Unlike some other branches of professional photography, you don't need to spend a fortune on equipment to get started. For a camera, almost any digital SLR or even a good high-end compact will do. Any of the current 10-megapixel digital SLRs, such as the Sony Alpha A100 that I use, or models such as the Canon EOS 400D, the Nikon D40X or the Olympus E-510 will be more than adequate.
I have also had shots from several compact cameras accepted by photo libraries, although these were top-shelf cameras with large sensors, high quality lenses and RAW mode capability. Models such as the Fujifilm S9600, Olympus C-7070 and Ricoh GR Digital have all produced saleable photos. The photo of the Dartmoor ponies on the previous page was shot on the Olympus C-7070 and successfully sold.
Apart from a good camera, the other major expense is a copy of Adobe Photoshop. There is a reason why Photoshop is the industry standard, and also why it is so expensive, and that is because its algorithms for image enhancement and enlargement are significantly better than any other image editing program. You'll need this because many stock libraries (for example Alamy) have a minimum size requirement, specifying a file size of at least 48MB. The only camera on the market that can produce files of this size without modification is the Â£6000 Canon EOS 1DS MkIII, and if you have one of those then you probably don't need my advice on anything. For the rest of us mere mortals, this size requirement means that images will have to be re-sized, and only two methods of doing this are of acceptable quality. One is the bicubic resample resize feature of Photoshop CS2 or CS3, and the other is a program called Genuine Fractals, an amazing image re-scaling program which works as a Photoshop plug-in, so you'll still Photoshop in either case.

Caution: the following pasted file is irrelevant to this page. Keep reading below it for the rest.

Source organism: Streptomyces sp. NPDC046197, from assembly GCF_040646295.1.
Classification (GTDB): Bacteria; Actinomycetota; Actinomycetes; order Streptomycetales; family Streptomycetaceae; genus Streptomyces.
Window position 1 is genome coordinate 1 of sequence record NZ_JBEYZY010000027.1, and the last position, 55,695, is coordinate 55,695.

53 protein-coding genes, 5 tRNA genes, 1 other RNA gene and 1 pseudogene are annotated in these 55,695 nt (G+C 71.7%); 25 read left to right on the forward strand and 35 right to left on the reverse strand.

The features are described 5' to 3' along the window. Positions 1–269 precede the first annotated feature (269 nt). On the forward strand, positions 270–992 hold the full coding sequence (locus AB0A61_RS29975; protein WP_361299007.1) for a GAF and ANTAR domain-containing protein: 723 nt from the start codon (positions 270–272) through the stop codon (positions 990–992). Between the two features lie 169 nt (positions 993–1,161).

Obviously you'll also need a computer and an internet connection, but since you're reading this we'll assume you've got that covered.